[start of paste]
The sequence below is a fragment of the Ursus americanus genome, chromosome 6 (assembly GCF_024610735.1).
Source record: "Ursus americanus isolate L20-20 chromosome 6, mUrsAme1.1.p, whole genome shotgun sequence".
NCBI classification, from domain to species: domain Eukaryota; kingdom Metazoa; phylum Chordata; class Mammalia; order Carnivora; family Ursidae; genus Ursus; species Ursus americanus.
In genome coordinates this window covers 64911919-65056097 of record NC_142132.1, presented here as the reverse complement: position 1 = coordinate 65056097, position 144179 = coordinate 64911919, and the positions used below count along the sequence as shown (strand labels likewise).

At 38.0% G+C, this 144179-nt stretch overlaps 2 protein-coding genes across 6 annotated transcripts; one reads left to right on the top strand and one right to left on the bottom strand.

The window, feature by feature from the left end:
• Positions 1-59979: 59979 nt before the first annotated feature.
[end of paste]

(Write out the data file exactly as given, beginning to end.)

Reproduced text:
The sequence below is a fragment of the Ursus americanus genome, chromosome 6 (assembly GCF_024610735.1).
Source record: "Ursus americanus isolate L20-20 chromosome 6, mUrsAme1.1.p, whole genome shotgun sequence".
NCBI classification, from domain to species: domain Eukaryota; kingdom Metazoa; phylum Chordata; class Mammalia; order Carnivora; family Ursidae; genus Ursus; species Ursus americanus.
In genome coordinates this window covers 64911919-65056097 of record NC_142132.1, presented here as the reverse complement: position 1 = coordinate 65056097, position 144179 = coordinate 64911919, and the positions used below count along the sequence as shown (strand labels likewise).

At 38.0% G+C, this 144179-nt stretch overlaps 2 protein-coding genes across 6 annotated transcripts; one reads left to right on the top strand and one right to left on the bottom strand.

The window, feature by feature from the left end:
• Positions 1-59979: 59979 nt before the first annotated feature.